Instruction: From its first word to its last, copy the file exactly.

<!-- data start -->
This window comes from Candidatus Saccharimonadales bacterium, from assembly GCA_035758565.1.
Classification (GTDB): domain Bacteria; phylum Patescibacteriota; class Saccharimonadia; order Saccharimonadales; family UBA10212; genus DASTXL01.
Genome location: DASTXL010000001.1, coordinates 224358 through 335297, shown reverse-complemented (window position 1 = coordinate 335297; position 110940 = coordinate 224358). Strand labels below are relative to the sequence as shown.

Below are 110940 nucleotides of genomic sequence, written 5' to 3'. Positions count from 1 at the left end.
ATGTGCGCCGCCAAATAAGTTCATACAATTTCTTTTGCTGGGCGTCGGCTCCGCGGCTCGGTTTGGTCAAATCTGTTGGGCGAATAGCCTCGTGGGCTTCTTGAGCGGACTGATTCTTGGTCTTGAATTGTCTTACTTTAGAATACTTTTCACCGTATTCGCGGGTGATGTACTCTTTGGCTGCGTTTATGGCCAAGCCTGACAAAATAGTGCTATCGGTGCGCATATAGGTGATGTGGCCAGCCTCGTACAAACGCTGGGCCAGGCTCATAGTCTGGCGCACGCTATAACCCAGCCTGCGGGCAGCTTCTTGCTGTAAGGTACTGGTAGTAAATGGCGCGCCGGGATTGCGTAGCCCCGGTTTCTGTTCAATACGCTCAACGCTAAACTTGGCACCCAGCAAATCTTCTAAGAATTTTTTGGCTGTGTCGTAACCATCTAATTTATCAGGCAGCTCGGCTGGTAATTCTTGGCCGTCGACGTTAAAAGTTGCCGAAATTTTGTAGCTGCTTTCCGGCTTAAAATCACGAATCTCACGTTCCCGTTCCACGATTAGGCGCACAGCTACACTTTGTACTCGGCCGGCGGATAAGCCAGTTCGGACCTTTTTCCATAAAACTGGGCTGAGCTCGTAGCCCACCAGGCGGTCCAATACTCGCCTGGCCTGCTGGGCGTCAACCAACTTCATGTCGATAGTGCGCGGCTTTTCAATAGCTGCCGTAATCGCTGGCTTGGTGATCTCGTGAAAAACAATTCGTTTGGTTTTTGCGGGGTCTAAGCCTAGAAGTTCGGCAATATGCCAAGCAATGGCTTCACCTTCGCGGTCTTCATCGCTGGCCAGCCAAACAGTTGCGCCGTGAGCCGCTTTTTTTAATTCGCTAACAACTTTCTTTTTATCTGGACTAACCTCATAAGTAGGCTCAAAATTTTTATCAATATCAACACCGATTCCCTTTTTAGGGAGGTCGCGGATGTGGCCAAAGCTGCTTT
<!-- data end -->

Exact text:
This window comes from Candidatus Saccharimonadales bacterium, from assembly GCA_035758565.1.
Classification (GTDB): domain Bacteria; phylum Patescibacteriota; class Saccharimonadia; order Saccharimonadales; family UBA10212; genus DASTXL01.
Genome location: DASTXL010000001.1, coordinates 224358 through 335297, shown reverse-complemented (window position 1 = coordinate 335297; position 110940 = coordinate 224358). Strand labels below are relative to the sequence as shown.

Below are 110940 nucleotides of genomic sequence, written 5' to 3'. Positions count from 1 at the left end.
ATGTGCGCCGCCAAATAAGTTCATACAATTTCTTTTGCTGGGCGTCGGCTCCGCGGCTCGGTTTGGTCAAATCTGTTGGGCGAATAGCCTCGTGGGCTTCTTGAGCGGACTGATTCTTGGTCTTGAATTGTCTTACTTTAGAATACTTTTCACCGTATTCGCGGGTGATGTACTCTTTGGCTGCGTTTATGGCCAAGCCTGACAAAATAGTGCTATCGGTGCGCATATAGGTGATGTGGCCAGCCTCGTACAAACGCTGGGCCAGGCTCATAGTCTGGCGCACGCTATAACCCAGCCTGCGGGCAGCTTCTTGCTGTAAGGTACTGGTAGTAAATGGCGCGCCGGGATTGCGTAGCCCCGGTTTCTGTTCAATACGCTCAACGCTAAACTTGGCACCCAGCAAATCTTCTAAGAATTTTTTGGCTGTGTCGTAACCATCTAATTTATCAGGCAGCTCGGCTGGTAATTCTTGGCCGTCGACGTTAAAAGTTGCCGAAATTTTGTAGCTGCTTTCCGGCTTAAAATCACGAATCTCACGTTCCCGTTCCACGATTAGGCGCACAGCTACACTTTGTACTCGGCCGGCGGATAAGCCAGTTCGGACCTTTTTCCATAAAACTGGGCTGAGCTCGTAGCCCACCAGGCGGTCCAATACTCGCCTGGCCTGCTGGGCGTCAACCAACTTCATGTCGATAGTGCGCGGCTTTTCAATAGCTGCCGTAATCGCTGGCTTGGTGATCTCGTGAAAAACAATTCGTTTGGTTTTTGCGGGGTCTAAGCCTAGAAGTTCGGCAATATGCCAAGCAATGGCTTCACCTTCGCGGTCTTCATCGCTGGCCAGCCAAACAGTTGCGCCGTGAGCCGCTTTTTTTAATTCGCTAACAACTTTCTTTTTATCTGGACTAACCTCATAAGTAGGCTCAAAATTTTTATCAATATCAACACCGATTCCCTTTTTAGGGAGGTCGCGGATGTGGCCAAAGCTGCTTT